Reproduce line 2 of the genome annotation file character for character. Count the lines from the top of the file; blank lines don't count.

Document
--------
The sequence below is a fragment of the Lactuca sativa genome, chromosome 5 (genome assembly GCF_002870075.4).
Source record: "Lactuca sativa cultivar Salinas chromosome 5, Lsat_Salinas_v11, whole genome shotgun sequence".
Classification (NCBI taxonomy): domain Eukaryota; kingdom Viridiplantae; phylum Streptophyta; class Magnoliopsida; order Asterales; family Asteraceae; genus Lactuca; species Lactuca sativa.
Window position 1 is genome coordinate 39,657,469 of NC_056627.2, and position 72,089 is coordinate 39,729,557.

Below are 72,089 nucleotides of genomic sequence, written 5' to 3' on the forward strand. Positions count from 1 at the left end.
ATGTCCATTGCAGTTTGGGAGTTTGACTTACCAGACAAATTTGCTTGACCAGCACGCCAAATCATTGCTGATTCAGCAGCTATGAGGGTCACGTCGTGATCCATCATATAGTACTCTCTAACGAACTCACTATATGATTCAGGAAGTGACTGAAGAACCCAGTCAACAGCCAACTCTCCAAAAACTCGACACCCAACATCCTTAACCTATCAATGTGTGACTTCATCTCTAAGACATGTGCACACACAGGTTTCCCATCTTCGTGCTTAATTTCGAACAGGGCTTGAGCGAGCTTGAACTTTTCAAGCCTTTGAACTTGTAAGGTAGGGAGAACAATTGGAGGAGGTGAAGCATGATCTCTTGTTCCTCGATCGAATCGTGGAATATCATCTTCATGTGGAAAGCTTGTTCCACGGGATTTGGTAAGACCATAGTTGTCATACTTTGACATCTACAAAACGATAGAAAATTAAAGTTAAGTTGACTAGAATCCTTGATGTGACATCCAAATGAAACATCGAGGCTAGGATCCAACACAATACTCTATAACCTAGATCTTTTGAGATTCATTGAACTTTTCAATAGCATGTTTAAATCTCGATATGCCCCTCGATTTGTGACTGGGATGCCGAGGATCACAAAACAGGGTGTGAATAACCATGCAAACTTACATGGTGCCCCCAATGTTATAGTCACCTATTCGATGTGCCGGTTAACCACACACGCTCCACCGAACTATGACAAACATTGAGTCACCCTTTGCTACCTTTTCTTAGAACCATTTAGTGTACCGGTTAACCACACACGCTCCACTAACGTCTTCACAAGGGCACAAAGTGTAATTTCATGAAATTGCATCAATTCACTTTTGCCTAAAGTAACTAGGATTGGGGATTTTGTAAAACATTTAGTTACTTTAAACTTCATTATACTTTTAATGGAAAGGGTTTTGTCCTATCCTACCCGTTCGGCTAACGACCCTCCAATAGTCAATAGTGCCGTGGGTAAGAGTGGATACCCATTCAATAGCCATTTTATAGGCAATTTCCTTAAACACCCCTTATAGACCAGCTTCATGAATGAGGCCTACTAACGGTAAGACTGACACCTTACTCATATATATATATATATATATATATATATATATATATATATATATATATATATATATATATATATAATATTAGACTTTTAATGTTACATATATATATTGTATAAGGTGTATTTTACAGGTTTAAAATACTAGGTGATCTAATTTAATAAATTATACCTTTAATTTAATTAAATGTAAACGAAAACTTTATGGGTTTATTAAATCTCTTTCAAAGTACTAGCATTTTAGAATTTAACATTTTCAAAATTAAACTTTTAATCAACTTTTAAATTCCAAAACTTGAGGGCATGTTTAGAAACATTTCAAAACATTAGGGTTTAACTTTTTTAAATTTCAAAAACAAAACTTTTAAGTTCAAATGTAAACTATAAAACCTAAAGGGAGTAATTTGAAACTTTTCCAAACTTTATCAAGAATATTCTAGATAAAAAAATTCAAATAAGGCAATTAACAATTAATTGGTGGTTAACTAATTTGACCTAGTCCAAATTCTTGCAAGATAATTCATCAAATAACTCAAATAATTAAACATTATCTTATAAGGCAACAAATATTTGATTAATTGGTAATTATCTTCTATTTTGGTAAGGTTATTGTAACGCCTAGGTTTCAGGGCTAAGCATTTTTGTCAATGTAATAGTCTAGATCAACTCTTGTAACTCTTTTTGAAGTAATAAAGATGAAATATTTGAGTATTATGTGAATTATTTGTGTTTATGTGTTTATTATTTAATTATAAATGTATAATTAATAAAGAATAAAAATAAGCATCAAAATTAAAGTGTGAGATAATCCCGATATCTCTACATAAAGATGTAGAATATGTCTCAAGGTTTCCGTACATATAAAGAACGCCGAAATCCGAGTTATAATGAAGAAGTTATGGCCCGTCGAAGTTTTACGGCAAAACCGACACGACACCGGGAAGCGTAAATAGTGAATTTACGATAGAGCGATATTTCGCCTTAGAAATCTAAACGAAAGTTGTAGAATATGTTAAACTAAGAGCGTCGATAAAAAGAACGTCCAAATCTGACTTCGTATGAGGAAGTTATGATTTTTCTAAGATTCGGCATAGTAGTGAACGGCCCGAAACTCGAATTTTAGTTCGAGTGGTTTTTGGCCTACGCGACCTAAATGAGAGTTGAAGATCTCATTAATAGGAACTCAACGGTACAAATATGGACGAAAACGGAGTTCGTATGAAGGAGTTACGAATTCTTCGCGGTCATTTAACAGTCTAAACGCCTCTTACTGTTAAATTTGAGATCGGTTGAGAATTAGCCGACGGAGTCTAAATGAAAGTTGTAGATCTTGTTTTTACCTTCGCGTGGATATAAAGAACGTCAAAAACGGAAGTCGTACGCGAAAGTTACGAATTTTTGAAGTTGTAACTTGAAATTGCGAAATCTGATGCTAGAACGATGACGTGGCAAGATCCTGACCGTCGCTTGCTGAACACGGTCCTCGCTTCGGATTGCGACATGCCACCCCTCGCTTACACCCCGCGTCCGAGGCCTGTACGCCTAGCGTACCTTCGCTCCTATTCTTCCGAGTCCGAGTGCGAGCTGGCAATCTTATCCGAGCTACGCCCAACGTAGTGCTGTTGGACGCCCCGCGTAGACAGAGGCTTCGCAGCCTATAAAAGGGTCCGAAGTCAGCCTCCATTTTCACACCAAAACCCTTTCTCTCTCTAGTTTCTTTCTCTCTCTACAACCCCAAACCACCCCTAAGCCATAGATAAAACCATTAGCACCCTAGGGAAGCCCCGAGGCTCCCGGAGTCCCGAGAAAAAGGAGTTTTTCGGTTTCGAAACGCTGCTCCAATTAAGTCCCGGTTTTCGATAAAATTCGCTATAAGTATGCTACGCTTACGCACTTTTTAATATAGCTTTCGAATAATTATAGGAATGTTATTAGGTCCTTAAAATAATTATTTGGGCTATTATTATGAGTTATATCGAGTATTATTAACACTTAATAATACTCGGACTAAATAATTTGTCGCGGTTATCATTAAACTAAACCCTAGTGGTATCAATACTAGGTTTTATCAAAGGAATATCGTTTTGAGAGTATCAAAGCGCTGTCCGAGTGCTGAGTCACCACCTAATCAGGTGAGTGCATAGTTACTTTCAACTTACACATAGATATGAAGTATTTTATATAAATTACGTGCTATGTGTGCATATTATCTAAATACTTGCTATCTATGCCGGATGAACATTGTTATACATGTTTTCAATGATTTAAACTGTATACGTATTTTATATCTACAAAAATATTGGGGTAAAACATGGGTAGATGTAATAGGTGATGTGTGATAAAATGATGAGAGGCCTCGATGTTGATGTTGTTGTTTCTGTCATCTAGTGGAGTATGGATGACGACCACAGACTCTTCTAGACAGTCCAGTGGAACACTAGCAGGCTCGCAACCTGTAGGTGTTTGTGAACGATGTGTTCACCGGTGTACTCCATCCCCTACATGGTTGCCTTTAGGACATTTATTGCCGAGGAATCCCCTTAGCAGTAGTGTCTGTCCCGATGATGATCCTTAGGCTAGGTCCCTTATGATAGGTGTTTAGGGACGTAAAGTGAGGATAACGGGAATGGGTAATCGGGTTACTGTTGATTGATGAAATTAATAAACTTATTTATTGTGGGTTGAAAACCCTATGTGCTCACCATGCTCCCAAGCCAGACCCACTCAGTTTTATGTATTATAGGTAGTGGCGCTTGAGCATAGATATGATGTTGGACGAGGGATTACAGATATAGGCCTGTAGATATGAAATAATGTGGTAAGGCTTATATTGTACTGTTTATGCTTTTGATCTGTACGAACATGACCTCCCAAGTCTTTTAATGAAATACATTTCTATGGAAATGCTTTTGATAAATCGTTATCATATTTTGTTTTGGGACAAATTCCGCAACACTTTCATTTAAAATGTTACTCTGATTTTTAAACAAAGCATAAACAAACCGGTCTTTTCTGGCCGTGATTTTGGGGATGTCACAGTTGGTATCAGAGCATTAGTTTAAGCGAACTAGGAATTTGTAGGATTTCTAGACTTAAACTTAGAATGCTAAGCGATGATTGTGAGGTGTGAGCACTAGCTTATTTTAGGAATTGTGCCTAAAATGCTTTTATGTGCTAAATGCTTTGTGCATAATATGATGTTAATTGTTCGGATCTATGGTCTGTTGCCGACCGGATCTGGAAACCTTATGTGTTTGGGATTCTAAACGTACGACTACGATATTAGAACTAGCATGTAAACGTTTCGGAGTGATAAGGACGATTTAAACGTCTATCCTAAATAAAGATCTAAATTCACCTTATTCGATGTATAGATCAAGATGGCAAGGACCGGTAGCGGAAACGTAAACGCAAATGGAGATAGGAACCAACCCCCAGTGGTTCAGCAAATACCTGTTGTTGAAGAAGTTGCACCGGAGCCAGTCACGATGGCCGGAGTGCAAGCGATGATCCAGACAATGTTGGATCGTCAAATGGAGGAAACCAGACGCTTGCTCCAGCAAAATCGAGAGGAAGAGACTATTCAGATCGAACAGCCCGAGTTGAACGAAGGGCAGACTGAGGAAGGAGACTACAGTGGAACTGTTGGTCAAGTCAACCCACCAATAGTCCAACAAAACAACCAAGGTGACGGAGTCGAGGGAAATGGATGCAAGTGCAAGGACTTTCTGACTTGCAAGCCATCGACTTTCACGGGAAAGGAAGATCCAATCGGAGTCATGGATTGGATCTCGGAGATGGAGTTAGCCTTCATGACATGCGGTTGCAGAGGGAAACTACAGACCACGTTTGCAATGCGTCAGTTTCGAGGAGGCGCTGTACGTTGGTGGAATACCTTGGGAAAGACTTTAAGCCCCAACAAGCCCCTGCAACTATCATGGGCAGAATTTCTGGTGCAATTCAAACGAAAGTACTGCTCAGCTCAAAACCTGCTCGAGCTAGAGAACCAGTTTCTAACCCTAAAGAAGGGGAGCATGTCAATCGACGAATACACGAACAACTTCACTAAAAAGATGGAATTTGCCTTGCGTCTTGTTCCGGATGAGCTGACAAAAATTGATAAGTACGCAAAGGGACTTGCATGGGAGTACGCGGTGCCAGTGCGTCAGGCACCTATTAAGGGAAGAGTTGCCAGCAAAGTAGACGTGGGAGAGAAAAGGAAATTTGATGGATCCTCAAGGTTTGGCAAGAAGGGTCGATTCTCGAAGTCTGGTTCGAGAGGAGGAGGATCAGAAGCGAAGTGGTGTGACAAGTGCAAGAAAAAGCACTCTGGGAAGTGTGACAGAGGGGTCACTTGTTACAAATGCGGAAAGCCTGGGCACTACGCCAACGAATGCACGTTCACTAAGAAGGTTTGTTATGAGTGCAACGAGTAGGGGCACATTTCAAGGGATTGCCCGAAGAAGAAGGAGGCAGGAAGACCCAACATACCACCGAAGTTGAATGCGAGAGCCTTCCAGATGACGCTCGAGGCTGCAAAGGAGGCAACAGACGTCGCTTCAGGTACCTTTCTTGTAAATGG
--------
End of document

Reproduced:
Source record: "Lactuca sativa cultivar Salinas chromosome 5, Lsat_Salinas_v11, whole genome shotgun sequence".